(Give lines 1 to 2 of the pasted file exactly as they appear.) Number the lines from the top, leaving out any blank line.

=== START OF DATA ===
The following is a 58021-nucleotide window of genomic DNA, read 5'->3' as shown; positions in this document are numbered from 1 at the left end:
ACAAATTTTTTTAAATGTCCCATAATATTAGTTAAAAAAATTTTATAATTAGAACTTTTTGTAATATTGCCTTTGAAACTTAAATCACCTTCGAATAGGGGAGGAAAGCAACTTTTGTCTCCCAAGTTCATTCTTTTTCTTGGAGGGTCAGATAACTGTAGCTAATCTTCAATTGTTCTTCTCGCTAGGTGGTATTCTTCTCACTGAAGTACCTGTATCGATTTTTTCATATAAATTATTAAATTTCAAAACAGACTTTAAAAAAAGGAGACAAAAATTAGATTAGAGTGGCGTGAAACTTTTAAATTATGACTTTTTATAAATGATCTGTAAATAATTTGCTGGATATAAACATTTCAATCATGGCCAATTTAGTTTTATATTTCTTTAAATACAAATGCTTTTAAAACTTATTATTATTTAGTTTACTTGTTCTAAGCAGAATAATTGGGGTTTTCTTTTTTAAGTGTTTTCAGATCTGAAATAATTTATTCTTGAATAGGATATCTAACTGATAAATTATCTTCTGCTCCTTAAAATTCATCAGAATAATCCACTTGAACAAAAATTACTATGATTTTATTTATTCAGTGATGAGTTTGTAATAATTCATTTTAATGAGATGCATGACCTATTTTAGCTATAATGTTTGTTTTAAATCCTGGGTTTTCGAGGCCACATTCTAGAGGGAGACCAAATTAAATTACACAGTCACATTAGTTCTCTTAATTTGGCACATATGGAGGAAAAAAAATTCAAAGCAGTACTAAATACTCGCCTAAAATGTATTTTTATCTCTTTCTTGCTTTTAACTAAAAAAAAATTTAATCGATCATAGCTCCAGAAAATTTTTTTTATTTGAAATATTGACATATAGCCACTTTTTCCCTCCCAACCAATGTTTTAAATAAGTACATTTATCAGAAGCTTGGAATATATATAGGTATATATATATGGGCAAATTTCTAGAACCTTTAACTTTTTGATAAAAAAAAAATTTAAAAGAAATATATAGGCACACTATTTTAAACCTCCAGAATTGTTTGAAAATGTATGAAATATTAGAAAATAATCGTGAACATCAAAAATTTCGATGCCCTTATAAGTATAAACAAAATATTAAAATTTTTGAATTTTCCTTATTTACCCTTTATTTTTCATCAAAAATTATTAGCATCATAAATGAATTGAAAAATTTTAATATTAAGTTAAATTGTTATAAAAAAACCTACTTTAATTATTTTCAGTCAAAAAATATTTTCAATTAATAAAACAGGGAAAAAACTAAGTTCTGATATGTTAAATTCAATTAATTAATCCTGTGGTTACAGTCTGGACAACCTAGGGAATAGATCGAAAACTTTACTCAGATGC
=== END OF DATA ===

The following is a 58021-nucleotide window of genomic DNA, read 5'->3' as shown; positions in this document are numbered from 1 at the left end:
ACAAATTTTTTTAAATGTCCCATAATATTAGTTAAAAAAATTTTATAATTAGAACTTTTTGTAATATTGCCTTTGAAACTTAAATCACCTTCGAATAGGGGAGGAAAGCAACTTTTGTCTCCCAAGTTCATTCTTTTTCTTGGAGGGTCAGATAACTGTAGCTAATCTTCAATTGTTCTTCTCGCTAGGTGGTATTCTTCTCACTGAAGTACCTGTATCGATTTTTTCATATAAATTATTAAATTTCAAAACAGACTTTAAAAAAAGGAGACAAAAATTAGATTAGAGTGGCGTGAAACTTTTAAATTATGACTTTTTATAAATGATCTGTAAATAATTTGCTGGATATAAACATTTCAATCATGGCCAATTTAGTTTTATATTTCTTTAAATACAAATGCTTTTAAAACTTATTATTATTTAGTTTACTTGTTCTAAGCAGAATAATTGGGGTTTTCTTTTTTAAGTGTTTTCAGATCTGAAATAATTTATTCTTGAATAGGATATCTAACTGATAAATTATCTTCTGCTCCTTAAAATTCATCAGAATAATCCACTTGAACAAAAATTACTATGATTTTATTTATTCAGTGATGAGTTTGTAATAATTCATTTTAATGAGATGCATGACCTATTTTAGCTATAATGTTTGTTTTAAATCCTGGGTTTTCGAGGCCACATTCTAGAGGGAGACCAAATTAAATTACACAGTCACATTAGTTCTCTTAATTTGGCACATATGGAGGAAAAAAAATTCAAAGCAGTACTAAATACTCGCCTAAAATGTATTTTTATCTCTTTCTTGCTTTTAACTAAAAAAAAATTTAATCGATCATAGCTCCAGAAAATTTTTTTTATTTGAAATATTGACATATAGCCACTTTTTCCCTCCCAACCAATGTTTTAAATAAGTACATTTATCAGAAGCTTGGAATATATATAGGTATATATATATGGGCAAATTTCTAGAACCTTTAACTTTTTGATAAAAAAAAAATTTAAAAGAAATATATAGGCACACTATTTTAAACCTCCAGAATTGTTTGAAAATGTATGAAATATTAGAAAATAATCGTGAACATCAAAAATTTCGATGCCCTTATAAGTATAAACAAAATATTAAAATTTTTGAATTTTCCTTATTTACCCTTTATTTTTCATCAAAAATTATTAGCATCATAAATGAATTGAAAAATTTTAATATTAAGTTAAATTGTTATAAAAAAACCTACTTTAATTATTTTCAGTCAAAAAATATTTTCAATTAATAAAACAGGGAAAAAACTAAGTTCTGATATGTTAAATTCAATTAATTAATCCTGTGGTTACAGTCTGGACAACCTAGGGAATAGATCGAAAACTTTACTCAGATGC